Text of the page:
How Will Texas Proposition 3 Impact Property Taxes for Disaster Relief?

If you or your family have been hit hard by one of the many hurricanes, tornadoes, and floods that impacted millions of Texans over the last few years, you probably followed the progress of Texas Proposition 3, which proposed a property tax exemption or deferment for those property owners impacted by natural disasters. If you haven’t been following this proposition, which was voted on in November, our blog will walk you through all of the information you need to know about Proposition 3 and how it could impact your property tax bill.

What Does Proposition 3 Say? 

Proposition 3 proposed an amendment to the Texas state constitution to provide a temporary exemption from taxing on properties damaged during a natural disaster. Prior to this proposition, tax assessors, county commissioners, and other authorities had the ability to propose temporary relief measures or property reappraisals in disaster designated areas. Those impacted by the recent North Texas tornadoes will likely be very familiar with this process. 

Under the new constitutional amendment, which was inspired by the widespread devastation and ongoing property restorations following Hurricane Harvey, a disaster management organization or local authority would be allowed to designate exemptions for disaster designated areas. Local governments are still given the final say on what percentage of exemption is received and how long it will be applied. The main difference between the existing process and Proposition 3 is that there does not have to be a reappraisal of individual properties for owners to receive the exemption. This saves taxing authorities significant amounts of time and money.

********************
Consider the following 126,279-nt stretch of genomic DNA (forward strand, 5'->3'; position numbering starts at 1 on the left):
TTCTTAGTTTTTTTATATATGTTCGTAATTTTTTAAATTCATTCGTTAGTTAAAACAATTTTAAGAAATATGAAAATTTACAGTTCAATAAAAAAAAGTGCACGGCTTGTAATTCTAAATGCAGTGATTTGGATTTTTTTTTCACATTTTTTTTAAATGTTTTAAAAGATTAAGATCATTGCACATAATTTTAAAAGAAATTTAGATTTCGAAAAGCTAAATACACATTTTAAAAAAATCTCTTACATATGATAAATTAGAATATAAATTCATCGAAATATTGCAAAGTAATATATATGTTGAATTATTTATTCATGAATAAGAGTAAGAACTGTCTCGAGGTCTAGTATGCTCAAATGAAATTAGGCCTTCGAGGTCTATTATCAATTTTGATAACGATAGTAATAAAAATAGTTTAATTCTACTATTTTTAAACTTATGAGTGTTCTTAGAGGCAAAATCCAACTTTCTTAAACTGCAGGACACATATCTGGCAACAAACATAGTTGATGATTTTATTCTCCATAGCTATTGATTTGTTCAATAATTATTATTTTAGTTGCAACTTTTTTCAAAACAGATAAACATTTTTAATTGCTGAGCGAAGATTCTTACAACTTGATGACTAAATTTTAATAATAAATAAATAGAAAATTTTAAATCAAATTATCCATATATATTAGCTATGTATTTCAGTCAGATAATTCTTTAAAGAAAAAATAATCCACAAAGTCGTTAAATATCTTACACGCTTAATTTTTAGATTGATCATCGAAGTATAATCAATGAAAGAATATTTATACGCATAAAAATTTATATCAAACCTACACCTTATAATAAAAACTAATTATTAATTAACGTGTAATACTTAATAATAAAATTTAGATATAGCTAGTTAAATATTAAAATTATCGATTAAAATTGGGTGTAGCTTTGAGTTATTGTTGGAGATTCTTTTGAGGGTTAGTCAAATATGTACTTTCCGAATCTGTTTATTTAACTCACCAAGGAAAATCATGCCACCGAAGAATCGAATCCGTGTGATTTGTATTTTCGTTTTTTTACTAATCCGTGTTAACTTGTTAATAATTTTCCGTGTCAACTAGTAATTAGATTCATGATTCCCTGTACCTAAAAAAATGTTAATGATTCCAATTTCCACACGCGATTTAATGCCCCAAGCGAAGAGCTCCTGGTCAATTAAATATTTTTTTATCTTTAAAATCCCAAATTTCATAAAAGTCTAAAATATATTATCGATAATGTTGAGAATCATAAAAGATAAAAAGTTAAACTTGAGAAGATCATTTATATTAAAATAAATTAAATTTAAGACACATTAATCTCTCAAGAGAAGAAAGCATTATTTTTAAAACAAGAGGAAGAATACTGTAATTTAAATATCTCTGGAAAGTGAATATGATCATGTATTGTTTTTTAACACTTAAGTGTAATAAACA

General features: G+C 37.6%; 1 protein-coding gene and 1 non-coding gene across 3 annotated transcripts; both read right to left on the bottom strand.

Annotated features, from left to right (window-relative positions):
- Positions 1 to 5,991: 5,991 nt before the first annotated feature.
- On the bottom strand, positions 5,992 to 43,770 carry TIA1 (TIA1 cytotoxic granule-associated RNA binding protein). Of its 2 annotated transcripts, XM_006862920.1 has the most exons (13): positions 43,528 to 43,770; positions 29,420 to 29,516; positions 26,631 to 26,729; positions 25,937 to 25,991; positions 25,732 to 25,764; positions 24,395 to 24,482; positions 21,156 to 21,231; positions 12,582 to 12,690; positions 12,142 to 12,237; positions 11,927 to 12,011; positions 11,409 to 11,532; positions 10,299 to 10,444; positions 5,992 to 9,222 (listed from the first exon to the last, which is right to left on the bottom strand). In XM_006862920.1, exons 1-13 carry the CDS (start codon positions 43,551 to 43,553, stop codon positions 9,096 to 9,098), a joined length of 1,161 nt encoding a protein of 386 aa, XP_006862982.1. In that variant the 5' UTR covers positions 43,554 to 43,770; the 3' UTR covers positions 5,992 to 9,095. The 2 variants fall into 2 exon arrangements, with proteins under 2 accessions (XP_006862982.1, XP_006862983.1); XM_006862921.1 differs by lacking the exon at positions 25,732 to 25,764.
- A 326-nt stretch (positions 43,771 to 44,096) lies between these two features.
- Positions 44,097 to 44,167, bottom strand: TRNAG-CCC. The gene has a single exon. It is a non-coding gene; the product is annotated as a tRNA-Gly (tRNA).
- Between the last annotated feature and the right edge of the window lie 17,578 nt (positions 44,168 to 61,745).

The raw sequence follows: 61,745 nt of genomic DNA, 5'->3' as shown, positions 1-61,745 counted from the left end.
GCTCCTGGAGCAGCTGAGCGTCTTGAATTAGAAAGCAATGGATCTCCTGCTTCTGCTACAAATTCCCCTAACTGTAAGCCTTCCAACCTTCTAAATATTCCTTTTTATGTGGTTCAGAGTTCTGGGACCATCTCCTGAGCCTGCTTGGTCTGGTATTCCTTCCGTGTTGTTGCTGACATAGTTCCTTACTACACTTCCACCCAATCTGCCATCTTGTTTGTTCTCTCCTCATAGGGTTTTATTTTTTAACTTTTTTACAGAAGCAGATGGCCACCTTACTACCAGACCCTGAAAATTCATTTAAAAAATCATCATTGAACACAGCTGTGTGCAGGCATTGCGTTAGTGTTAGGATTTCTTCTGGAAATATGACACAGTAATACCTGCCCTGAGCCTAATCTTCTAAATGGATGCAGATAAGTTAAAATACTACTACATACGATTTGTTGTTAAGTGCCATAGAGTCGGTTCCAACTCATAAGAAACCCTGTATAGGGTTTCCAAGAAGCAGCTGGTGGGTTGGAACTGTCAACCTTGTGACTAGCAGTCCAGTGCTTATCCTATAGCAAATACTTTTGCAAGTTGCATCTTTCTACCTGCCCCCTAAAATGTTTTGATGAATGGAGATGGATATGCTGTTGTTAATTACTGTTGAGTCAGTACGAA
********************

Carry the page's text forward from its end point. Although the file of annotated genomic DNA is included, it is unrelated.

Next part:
Was the Proposition Passed? 

It was! Proposition 3 received 86% approval during the vote on November 5, 2019. 

How Will it Impact Property Taxes?

Under Proposition 3, properties in disaster designated areas would be given blanket exemptions without the need for costly individual reappraisals unless they are requested by the property owner or there is a special circumstance. The allowed exemptions under this amendment would be set at 15%, 30%, 60%, or 100% of the property’s value, depending on the amount of property damage as assessed by the Federal Emergency Management Agency (FEMA) or the county’s emergency management team or other appraisal authorities as appropriate. The exemption would not apply to the value of the land that the property sits on. 

Additionally, these tax exemptions will be prorated based on when the disaster occurred. For instance, if the natural disaster occurs in July, full property taxes would be applied for the first six months of the year with adjusted tax figures applied to the second half of the year. The updated appraised value will remain effect until the following year’s annual appraisal period with an option for renewal in areas where significant damage remains. 

Can Home Tax Solutions Still Help Me? 

If you’re in need of assistance to fit the cost of your annual property taxes into your budget, the Home Tax Solutions team can help. We make it easy to get started with our simple online request form. Once we receive your information, a team member from one of our five Texas locations will be in touch to discuss your affordable property tax loan options.